The meeting with the genetic specialists was eye opening. They looked into my family history and, between me, two of my sisters, and my mom, we have way more losses than live births statistically. The doctors there could not put the pieces together what our daughter had, but what they told us that the quality of her life would be poor. The comments that kept being thrown around were as follows:

‘She will scream every minute of her life.’

‘She will never come home with you.’

‘Her life will be like whack a mole. She will always be in pain, but you won’t know what she’s every crying about.’

‘Her heart is the biggest problem as it may not be strong enough to live outside of you.’

‘Her missing a kidney is a big problem.’

‘When we see this much wrong on a scan, we can say in full confidence that there is usually way more wrong that we can’t see.’

‘The choice is yours because we do not know what she has.’

The Decision

Day and night, my husband and I cried. We felt like we had nothing left to give. Selfishly, we wanted her.

To us, she was perfect even though there were so many complications with her health. It didn’t matter to us. But as parents you learn that it’s not about what’s best for you, it’s about what’s best for her and what she would want.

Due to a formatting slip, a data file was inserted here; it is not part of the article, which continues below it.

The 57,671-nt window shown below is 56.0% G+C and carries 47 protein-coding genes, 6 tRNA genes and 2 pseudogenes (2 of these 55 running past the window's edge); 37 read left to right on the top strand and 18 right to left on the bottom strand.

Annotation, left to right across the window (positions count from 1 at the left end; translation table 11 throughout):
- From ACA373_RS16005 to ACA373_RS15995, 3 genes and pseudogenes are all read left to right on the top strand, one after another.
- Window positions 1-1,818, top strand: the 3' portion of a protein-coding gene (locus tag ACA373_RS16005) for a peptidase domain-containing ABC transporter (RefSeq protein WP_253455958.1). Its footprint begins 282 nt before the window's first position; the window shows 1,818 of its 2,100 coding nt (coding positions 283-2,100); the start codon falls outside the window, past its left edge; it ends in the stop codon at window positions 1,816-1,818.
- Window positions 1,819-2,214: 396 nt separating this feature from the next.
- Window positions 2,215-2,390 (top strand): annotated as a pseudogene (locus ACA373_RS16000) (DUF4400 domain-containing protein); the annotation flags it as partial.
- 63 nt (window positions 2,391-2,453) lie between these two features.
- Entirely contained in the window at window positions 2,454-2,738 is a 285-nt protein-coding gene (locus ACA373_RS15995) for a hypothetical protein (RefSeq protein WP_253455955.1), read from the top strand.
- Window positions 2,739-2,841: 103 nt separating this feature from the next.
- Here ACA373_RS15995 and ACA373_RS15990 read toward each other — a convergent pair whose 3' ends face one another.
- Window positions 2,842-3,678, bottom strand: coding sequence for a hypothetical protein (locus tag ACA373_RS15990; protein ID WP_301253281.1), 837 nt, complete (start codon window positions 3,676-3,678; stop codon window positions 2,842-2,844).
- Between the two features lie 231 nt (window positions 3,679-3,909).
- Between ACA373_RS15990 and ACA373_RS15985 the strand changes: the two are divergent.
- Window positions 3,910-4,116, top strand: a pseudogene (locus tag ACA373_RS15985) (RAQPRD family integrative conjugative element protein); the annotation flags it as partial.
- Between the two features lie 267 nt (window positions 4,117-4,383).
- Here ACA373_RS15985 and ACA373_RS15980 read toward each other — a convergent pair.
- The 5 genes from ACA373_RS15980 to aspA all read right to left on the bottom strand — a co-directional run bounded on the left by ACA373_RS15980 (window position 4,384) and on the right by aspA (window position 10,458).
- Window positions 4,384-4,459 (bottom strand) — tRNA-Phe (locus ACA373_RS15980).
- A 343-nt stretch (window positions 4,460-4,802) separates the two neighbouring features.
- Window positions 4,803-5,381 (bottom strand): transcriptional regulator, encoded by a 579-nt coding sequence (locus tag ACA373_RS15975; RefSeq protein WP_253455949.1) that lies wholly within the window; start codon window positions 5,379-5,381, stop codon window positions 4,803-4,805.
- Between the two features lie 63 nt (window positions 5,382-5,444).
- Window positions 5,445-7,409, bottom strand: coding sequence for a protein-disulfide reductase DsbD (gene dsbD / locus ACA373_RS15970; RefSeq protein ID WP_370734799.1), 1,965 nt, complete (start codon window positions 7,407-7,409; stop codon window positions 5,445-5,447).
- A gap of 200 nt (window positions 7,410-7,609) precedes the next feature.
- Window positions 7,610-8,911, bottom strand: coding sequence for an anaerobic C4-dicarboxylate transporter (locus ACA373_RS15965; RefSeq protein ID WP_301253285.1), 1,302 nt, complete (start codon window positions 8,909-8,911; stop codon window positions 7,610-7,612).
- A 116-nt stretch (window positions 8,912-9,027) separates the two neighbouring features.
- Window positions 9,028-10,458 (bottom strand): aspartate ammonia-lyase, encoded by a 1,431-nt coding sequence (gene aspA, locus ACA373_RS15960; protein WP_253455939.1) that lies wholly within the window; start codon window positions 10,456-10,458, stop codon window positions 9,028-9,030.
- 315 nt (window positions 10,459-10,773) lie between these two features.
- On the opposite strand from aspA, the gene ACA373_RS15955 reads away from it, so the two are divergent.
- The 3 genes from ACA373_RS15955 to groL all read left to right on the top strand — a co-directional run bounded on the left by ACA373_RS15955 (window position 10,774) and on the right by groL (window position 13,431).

We know that she wanted to be with our family and that she will always be ours, but it broke our hearts about having to send her back to Heaven.

The only way we knew what to do was to make a decision and pray on it. The prayers we had in our bedroom on our knees will forever be some of the most moving, powerful, spiritual, and memorable prayers in our marriage. We prayed to God, ‘We have made a decision and we ask for your help. We don’t know what to do. If this is right, we will find strength in us to let her come home to you.’

Two days later, we agreed that neither she nor I needed to suffer for one more minute. The induction was scheduled for a few days later, and the evening came for me to take the medication to induce labour. I would be delivering her the next day.

Imagine with worst stomach bug you’ve ever had in your entire life, but try not to vomit. Why? Because the pill cost $400 each.

I had blurred vision and was so gravely ill that I told Brett I loved him many times in case I died. I was supposed to attend my work party the night before as I thought it would be better to have a distraction instead of sobbing all evening. The time came to leave and my health turned a corner.

I swear it was angels who came to my aid because I needed a small pick-me-up.

The Delivery

Saturday Dec 4th, 2021. The morning came quickly and we were off to the hospital. I wept walking to my room. I saw the delivery table and it hit me that our baby would be laying on there dead in a few hours.

I had taken my second $400 dollar pill and the nurse let me know I couldn’t vomit for at least two more hours. They got an epidural into me as I was already in full-blown labor. I gripped onto the bedside bars with all of my strength to keep that final dose in my system.